Quad-band terahertz metamaterial absorber enabled by an asymmetric I-type resonator formed from three metallic strips for sensing application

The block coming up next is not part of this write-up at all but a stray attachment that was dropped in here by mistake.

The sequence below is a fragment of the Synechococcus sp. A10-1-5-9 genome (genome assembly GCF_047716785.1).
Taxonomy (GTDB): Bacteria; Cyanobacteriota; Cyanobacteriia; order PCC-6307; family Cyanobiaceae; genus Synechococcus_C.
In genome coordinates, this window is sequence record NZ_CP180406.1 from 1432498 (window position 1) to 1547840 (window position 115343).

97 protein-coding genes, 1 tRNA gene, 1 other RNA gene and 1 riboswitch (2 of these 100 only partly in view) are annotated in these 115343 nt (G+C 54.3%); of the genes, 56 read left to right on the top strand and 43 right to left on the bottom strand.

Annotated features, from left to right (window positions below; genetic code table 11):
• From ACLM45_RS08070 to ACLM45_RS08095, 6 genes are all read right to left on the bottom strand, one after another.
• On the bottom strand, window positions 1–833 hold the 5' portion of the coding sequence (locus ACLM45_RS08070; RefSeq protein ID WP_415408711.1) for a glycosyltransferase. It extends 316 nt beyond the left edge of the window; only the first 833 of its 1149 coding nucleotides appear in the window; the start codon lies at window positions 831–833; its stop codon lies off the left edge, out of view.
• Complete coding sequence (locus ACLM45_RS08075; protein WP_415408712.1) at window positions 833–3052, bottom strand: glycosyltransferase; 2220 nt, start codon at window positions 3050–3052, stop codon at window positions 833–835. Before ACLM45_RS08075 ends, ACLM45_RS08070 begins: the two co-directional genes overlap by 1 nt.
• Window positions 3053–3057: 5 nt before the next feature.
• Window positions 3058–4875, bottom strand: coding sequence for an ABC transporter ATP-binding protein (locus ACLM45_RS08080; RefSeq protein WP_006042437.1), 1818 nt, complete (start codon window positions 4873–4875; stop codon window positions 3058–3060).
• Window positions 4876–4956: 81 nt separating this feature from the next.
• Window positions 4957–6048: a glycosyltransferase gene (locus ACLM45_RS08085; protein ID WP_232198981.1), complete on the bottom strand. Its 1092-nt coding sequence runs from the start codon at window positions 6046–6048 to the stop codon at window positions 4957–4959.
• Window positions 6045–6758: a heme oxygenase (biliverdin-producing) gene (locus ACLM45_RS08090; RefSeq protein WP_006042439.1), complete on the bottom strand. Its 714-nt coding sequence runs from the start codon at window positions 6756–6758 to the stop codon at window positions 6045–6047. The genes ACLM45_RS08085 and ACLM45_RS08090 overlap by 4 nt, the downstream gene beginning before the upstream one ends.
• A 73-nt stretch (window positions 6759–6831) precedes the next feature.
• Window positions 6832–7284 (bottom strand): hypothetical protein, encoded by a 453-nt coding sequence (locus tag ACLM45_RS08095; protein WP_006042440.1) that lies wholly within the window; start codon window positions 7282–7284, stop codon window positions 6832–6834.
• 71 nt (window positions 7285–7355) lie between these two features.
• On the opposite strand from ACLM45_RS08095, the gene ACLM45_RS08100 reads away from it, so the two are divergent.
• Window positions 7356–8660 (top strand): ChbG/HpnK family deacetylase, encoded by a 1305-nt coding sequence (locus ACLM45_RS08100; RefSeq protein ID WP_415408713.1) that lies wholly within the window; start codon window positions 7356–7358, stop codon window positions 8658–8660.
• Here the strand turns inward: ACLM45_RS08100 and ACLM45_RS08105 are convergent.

A quad-band metamaterial absorber operating in the terahertz region is demonstrated in this paper. The basic cell of the device consists of three metallic strips (forming an asymmetric I-type resonator) placed on both layers of an insulating medium slab and a metallic ground plane. The asymmetric I-type resonator can interact strongly with the incident beam, resulting in four distinct absorption peaks with nearly 100% absorbance. The underlying mechanism of the quad-band absorption is investigated with the aid of their near-field distributions resulting from the calculation results of the numerical simulation. Results further prove that the four distinct absorption peaks exhibit large dependence on the dimension changes of the asymmetric I-type resonator (or three metallic strips). Based on this, we design a kind of terahertz metamaterial absorber which can effectively control the number of absorption peaks by replacing one of the metallic strips with photosensitive silicon. It is revealed that the number of absorption peaks can be adjusted from the dual-band to the quad-band when an external stimulus changes the conductivity of the photosensitive silicon. These absorption properties should have great application prospects in terms of thermal imaging, Raman enhancement, sensing and detection, etc.